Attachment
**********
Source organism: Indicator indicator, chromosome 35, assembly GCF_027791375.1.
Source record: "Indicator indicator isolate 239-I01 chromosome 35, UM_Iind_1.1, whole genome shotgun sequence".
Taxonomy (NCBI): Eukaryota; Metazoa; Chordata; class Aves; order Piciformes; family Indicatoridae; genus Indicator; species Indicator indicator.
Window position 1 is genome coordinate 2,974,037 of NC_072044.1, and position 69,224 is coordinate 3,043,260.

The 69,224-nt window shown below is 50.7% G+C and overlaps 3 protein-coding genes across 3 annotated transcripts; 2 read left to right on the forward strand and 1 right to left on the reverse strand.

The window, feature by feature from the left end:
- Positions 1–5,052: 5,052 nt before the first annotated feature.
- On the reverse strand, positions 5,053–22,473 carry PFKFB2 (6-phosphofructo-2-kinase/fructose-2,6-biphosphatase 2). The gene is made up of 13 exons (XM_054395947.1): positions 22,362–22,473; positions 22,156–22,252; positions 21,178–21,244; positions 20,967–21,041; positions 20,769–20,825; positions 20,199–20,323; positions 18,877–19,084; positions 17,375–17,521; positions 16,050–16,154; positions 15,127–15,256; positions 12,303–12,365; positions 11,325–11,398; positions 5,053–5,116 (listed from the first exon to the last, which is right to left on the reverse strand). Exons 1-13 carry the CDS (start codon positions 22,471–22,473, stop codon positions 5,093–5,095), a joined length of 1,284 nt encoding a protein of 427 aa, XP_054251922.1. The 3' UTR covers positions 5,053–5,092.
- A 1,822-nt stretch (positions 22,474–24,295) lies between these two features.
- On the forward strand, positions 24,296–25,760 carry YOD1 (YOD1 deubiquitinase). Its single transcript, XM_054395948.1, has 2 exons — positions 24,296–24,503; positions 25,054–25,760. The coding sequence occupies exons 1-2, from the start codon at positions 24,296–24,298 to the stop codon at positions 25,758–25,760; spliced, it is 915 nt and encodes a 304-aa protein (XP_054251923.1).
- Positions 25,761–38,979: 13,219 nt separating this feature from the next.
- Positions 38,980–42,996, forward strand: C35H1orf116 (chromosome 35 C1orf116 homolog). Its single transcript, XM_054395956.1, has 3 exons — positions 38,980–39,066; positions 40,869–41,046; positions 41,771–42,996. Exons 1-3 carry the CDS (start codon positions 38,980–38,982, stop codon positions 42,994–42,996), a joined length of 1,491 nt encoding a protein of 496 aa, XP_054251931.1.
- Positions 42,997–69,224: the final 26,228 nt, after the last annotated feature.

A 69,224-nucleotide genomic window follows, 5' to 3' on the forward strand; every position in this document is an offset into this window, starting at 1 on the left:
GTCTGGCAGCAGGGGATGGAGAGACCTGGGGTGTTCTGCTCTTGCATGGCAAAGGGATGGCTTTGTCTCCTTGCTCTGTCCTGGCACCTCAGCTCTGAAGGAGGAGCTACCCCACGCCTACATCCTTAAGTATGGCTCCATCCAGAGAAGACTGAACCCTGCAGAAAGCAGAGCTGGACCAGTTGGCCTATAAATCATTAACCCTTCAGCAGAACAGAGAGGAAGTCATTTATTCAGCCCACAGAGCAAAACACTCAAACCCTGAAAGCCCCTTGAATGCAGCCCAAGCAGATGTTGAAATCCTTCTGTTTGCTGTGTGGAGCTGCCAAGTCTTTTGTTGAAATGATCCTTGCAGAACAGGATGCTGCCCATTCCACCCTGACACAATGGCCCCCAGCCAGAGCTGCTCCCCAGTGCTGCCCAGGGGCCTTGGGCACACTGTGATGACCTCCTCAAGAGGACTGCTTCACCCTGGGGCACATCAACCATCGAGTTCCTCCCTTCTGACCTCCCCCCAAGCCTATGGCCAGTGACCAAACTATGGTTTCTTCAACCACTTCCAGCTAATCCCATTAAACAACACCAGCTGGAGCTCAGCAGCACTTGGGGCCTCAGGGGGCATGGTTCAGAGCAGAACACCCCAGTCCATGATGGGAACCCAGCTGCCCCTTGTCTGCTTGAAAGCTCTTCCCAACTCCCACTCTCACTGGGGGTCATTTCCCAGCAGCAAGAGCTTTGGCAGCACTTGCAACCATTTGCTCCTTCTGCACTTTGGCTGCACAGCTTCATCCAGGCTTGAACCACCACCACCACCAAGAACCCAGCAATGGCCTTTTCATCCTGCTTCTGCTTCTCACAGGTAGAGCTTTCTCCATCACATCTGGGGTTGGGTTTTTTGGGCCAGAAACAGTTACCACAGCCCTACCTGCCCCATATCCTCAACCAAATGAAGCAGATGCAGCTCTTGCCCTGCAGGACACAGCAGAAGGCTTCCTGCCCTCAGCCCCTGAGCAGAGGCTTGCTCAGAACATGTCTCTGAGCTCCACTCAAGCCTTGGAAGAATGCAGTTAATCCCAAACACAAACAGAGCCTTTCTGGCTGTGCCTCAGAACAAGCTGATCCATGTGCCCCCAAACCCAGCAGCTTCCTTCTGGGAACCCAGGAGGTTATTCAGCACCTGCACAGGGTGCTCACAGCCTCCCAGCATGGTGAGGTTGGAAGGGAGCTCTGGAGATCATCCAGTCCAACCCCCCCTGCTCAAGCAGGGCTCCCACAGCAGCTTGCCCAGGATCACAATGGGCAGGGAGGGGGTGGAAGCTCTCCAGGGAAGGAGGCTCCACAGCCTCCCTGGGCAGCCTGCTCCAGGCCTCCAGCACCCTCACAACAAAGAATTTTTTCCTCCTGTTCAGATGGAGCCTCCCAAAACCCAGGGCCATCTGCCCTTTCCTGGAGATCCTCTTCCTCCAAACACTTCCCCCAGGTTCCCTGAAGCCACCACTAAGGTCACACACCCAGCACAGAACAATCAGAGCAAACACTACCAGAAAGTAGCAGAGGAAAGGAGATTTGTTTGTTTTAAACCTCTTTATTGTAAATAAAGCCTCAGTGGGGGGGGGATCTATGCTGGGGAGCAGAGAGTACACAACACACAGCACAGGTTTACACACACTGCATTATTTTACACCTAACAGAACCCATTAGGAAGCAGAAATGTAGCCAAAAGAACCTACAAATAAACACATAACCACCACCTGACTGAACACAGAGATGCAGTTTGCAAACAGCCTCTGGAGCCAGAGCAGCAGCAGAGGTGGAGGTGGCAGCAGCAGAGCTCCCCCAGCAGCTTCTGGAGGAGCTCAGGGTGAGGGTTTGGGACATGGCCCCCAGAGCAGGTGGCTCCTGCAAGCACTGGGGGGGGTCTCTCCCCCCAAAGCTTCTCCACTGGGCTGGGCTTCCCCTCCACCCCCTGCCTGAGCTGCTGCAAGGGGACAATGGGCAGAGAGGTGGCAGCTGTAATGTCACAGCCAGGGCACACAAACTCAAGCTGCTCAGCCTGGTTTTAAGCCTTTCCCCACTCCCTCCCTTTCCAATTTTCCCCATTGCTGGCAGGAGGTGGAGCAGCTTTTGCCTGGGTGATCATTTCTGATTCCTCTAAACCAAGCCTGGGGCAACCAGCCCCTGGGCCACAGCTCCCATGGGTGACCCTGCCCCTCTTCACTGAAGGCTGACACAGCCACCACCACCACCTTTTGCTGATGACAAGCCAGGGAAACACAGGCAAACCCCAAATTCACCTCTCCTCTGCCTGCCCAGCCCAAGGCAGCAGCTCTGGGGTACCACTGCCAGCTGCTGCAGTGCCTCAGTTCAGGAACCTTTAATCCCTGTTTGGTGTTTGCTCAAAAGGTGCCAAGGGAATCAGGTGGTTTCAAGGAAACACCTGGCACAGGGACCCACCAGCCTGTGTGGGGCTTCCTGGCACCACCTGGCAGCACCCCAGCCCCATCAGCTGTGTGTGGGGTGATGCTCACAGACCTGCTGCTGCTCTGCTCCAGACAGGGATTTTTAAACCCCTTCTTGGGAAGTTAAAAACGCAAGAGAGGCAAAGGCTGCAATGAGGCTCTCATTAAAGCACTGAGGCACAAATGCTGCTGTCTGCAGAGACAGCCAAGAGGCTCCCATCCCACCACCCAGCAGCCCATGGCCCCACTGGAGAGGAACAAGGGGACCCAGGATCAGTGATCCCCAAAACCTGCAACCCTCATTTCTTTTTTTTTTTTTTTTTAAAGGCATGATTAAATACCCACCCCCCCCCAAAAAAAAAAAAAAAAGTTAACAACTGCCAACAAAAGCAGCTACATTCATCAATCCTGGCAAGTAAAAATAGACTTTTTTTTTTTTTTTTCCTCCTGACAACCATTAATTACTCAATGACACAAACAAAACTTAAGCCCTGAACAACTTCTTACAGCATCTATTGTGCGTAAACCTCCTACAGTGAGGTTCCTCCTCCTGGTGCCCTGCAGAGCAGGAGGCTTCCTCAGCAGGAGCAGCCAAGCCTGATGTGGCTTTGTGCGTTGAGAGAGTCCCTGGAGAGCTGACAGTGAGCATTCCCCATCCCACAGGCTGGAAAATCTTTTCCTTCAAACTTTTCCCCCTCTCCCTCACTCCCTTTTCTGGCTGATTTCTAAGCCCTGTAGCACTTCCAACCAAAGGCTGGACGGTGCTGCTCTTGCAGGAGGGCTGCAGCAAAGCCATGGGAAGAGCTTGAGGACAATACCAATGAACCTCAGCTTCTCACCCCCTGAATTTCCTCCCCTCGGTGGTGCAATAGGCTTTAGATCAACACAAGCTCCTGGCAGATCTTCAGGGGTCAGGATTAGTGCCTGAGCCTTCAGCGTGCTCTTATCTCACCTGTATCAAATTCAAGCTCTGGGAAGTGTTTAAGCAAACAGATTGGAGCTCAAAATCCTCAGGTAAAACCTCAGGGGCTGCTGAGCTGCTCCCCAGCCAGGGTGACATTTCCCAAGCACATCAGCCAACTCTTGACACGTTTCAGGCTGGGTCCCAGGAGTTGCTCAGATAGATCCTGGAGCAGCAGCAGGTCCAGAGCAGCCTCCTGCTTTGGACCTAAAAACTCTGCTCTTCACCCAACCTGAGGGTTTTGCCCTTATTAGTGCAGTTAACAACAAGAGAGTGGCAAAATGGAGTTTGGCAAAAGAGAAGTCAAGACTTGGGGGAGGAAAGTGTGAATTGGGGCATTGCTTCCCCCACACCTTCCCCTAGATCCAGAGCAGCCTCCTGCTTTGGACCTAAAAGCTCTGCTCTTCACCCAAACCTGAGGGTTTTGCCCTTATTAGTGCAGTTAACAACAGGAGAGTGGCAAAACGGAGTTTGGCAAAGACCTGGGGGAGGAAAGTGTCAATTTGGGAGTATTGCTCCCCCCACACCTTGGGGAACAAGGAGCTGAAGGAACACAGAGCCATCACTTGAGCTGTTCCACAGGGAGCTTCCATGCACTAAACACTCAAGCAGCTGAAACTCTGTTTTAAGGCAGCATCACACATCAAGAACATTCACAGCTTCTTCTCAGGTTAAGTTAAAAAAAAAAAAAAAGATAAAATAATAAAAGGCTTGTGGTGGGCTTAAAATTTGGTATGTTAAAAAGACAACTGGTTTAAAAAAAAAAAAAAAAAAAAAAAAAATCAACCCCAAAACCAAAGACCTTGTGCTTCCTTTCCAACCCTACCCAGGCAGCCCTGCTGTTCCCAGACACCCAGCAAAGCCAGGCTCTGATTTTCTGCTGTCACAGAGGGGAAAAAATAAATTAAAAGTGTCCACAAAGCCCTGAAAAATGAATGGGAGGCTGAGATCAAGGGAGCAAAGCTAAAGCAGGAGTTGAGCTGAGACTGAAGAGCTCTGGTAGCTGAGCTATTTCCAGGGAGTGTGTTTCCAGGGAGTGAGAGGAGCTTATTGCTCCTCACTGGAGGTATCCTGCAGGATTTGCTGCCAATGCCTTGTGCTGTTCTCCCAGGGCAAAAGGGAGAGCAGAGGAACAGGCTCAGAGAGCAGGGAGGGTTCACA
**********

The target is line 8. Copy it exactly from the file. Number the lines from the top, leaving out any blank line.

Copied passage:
- On the reverse strand, positions 5,053–22,473 carry PFKFB2 (6-phosphofructo-2-kinase/fructose-2,6-biphosphatase 2). The gene is made up of 13 exons (XM_054395947.1): positions 22,362–22,473; positions 22,156–22,252; positions 21,178–21,244; positions 20,967–21,041; positions 20,769–20,825; positions 20,199–20,323; positions 18,877–19,084; positions 17,375–17,521; positions 16,050–16,154; positions 15,127–15,256; positions 12,303–12,365; positions 11,325–11,398; positions 5,053–5,116 (listed from the first exon to the last, which is right to left on the reverse strand). Exons 1-13 carry the CDS (start codon positions 22,471–22,473, stop codon positions 5,093–5,095), a joined length of 1,284 nt encoding a protein of 427 aa, XP_054251922.1. The 3' UTR covers positions 5,053–5,092.